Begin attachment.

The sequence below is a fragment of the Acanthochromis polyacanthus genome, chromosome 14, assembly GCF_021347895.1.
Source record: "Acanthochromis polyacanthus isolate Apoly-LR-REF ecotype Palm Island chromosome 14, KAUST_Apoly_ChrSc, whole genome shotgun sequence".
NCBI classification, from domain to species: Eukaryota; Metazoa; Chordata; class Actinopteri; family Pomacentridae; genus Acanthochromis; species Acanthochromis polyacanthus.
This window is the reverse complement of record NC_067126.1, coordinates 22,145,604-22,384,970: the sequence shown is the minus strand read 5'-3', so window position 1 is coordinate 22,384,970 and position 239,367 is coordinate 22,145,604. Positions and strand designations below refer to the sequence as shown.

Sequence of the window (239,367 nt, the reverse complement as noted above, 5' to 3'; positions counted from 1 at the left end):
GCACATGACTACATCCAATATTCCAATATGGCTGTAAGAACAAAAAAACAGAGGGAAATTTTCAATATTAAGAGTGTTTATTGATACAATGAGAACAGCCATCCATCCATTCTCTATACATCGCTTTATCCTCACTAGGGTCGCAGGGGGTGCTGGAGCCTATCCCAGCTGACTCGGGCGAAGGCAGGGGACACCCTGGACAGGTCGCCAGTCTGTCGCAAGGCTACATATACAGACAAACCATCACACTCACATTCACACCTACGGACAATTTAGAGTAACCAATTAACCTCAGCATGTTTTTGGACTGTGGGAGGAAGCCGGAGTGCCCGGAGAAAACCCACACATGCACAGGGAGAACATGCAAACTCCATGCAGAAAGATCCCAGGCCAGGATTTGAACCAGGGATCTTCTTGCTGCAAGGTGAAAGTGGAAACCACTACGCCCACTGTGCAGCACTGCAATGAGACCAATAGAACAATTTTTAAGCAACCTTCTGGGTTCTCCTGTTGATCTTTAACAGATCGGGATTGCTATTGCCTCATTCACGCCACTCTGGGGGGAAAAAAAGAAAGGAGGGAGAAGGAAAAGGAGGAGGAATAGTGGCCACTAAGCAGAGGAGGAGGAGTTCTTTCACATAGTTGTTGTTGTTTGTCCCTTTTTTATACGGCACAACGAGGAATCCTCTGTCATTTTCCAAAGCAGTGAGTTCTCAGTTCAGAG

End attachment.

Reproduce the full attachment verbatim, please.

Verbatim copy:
The sequence below is a fragment of the Acanthochromis polyacanthus genome, chromosome 14, assembly GCF_021347895.1.
Source record: "Acanthochromis polyacanthus isolate Apoly-LR-REF ecotype Palm Island chromosome 14, KAUST_Apoly_ChrSc, whole genome shotgun sequence".
NCBI classification, from domain to species: Eukaryota; Metazoa; Chordata; class Actinopteri; family Pomacentridae; genus Acanthochromis; species Acanthochromis polyacanthus.
This window is the reverse complement of record NC_067126.1, coordinates 22,145,604-22,384,970: the sequence shown is the minus strand read 5'-3', so window position 1 is coordinate 22,384,970 and position 239,367 is coordinate 22,145,604. Positions and strand designations below refer to the sequence as shown.

Sequence of the window (239,367 nt, the reverse complement as noted above, 5' to 3'; positions counted from 1 at the left end):
GCACATGACTACATCCAATATTCCAATATGGCTGTAAGAACAAAAAAACAGAGGGAAATTTTCAATATTAAGAGTGTTTATTGATACAATGAGAACAGCCATCCATCCATTCTCTATACATCGCTTTATCCTCACTAGGGTCGCAGGGGGTGCTGGAGCCTATCCCAGCTGACTCGGGCGAAGGCAGGGGACACCCTGGACAGGTCGCCAGTCTGTCGCAAGGCTACATATACAGACAAACCATCACACTCACATTCACACCTACGGACAATTTAGAGTAACCAATTAACCTCAGCATGTTTTTGGACTGTGGGAGGAAGCCGGAGTGCCCGGAGAAAACCCACACATGCACAGGGAGAACATGCAAACTCCATGCAGAAAGATCCCAGGCCAGGATTTGAACCAGGGATCTTCTTGCTGCAAGGTGAAAGTGGAAACCACTACGCCCACTGTGCAGCACTGCAATGAGACCAATAGAACAATTTTTAAGCAACCTTCTGGGTTCTCCTGTTGATCTTTAACAGATCGGGATTGCTATTGCCTCATTCACGCCACTCTGGGGGGAAAAAAAGAAAGGAGGGAGAAGGAAAAGGAGGAGGAATAGTGGCCACTAAGCAGAGGAGGAGGAGTTCTTTCACATAGTTGTTGTTGTTTGTCCCTTTTTTATACGGCACAACGAGGAATCCTCTGTCATTTTCCAAAGCAGTGAGTTCTCAGTTCAGAG